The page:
When the clergy sexual abuse crisis exploded in the United States, most Vatican officials and European churchmen considered it an American problem. Then when Canada and Ireland experienced a similar crisis, it became an “English speaking” problem. Rather than seeing the crisis in the United States as a warning to put their own houses in order, too many European bishops continued with business as usual, believing that the crisis would not touch them.
Now that the crisis has arrived in Europe, what can the European bishops and the Vatican learn from the U.S. experience?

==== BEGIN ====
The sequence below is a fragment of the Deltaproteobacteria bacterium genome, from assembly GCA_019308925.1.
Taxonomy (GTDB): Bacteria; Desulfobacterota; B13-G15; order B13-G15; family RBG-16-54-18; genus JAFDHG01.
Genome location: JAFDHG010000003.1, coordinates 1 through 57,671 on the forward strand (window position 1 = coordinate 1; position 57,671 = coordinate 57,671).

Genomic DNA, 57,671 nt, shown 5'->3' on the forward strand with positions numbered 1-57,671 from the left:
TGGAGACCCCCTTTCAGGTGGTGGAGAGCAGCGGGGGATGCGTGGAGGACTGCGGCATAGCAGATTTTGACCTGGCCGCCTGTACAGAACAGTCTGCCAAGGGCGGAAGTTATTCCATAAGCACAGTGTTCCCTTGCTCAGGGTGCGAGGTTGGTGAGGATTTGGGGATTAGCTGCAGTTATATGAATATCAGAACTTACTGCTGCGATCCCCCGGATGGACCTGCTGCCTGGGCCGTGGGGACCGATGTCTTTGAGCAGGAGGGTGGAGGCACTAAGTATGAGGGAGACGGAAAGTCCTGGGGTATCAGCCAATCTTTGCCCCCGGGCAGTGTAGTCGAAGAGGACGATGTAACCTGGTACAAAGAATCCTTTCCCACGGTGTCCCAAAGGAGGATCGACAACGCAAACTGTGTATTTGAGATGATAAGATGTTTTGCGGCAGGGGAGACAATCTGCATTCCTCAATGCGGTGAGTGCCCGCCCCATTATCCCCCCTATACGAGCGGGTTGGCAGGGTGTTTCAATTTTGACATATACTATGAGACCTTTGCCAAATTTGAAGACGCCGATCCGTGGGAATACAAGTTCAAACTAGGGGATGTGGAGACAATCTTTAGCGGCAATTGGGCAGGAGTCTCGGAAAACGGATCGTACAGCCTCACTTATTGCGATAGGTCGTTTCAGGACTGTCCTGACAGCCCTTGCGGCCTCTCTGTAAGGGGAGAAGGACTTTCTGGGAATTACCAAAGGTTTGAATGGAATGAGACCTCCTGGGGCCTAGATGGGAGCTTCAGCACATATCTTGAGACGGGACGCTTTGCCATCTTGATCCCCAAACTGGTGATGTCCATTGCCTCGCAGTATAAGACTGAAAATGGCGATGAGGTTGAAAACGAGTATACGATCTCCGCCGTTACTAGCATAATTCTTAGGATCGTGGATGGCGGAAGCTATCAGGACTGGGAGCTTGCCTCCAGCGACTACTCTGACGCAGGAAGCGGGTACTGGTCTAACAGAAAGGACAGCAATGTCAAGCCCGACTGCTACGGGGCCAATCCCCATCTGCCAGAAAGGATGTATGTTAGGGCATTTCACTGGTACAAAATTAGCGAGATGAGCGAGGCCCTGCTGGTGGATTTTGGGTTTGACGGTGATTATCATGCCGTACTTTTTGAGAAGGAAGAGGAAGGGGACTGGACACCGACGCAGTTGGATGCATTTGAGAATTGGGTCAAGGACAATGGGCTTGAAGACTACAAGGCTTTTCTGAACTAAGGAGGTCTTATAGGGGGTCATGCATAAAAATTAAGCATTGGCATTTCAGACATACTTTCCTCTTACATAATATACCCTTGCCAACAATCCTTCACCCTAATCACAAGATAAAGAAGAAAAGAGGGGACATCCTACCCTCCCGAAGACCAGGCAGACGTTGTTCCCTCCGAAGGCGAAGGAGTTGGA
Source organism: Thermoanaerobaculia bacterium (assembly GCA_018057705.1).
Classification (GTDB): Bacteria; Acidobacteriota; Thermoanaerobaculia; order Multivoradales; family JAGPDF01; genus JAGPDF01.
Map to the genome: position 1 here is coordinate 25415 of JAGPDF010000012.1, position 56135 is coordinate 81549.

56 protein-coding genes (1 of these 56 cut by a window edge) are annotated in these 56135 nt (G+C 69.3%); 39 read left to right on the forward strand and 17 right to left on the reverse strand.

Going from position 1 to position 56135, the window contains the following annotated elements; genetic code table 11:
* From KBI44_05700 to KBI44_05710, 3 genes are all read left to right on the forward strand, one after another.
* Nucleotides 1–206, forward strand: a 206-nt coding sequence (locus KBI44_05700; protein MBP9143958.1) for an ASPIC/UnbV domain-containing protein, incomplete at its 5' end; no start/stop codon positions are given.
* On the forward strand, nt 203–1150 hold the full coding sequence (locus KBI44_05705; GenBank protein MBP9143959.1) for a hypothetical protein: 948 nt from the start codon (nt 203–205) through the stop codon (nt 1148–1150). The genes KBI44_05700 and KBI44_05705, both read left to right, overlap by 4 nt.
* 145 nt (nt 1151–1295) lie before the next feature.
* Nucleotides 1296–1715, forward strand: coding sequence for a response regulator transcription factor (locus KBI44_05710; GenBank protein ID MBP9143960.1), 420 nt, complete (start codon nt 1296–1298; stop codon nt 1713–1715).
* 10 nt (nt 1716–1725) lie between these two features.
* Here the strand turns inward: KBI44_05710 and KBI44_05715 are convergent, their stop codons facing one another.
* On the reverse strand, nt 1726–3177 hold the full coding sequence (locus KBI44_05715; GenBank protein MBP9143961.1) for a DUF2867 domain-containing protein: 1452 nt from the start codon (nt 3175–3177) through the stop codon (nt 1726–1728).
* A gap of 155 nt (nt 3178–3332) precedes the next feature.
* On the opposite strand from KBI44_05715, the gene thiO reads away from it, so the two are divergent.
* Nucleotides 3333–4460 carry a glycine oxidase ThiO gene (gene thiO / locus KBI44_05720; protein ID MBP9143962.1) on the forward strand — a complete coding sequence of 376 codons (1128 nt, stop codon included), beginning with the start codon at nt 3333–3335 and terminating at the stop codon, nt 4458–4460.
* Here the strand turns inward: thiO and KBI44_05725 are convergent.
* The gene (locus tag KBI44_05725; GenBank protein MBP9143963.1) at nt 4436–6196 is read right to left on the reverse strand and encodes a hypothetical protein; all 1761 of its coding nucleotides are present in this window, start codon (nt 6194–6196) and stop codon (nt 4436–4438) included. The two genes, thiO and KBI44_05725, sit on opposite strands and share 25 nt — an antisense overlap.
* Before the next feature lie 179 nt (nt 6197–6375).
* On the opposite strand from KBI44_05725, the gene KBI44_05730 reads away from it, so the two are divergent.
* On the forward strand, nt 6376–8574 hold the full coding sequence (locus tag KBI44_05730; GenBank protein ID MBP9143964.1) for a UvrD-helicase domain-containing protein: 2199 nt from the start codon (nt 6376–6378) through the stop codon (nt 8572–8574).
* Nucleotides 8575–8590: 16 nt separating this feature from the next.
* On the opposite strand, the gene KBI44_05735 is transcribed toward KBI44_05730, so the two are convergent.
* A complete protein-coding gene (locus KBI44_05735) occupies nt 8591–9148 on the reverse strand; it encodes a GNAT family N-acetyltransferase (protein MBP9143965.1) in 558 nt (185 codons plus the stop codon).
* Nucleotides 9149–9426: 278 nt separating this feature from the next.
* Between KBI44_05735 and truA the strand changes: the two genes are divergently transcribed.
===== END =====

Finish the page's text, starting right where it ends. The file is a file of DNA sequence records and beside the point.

Begin with the context. The sexual abuse crisis did not start in Boston; it first came to public attention in the mid-1980s with a court case in Lafayette, La. The crisis was covered by the National Catholic Reporter long before the Boston Globe noticed it. It was in the mid-80s that insurance companies told bishops such cases would no longer be covered in their liability insurance. This should have gotten the attention of any prudent C.E.O.
What happens when the pope dies?
The interregnum and election of a new pope are governed by the rules established in the 1996 constitution Universi Dominici Gregis (Of the Lord’s Whole Flock) of John Paul II.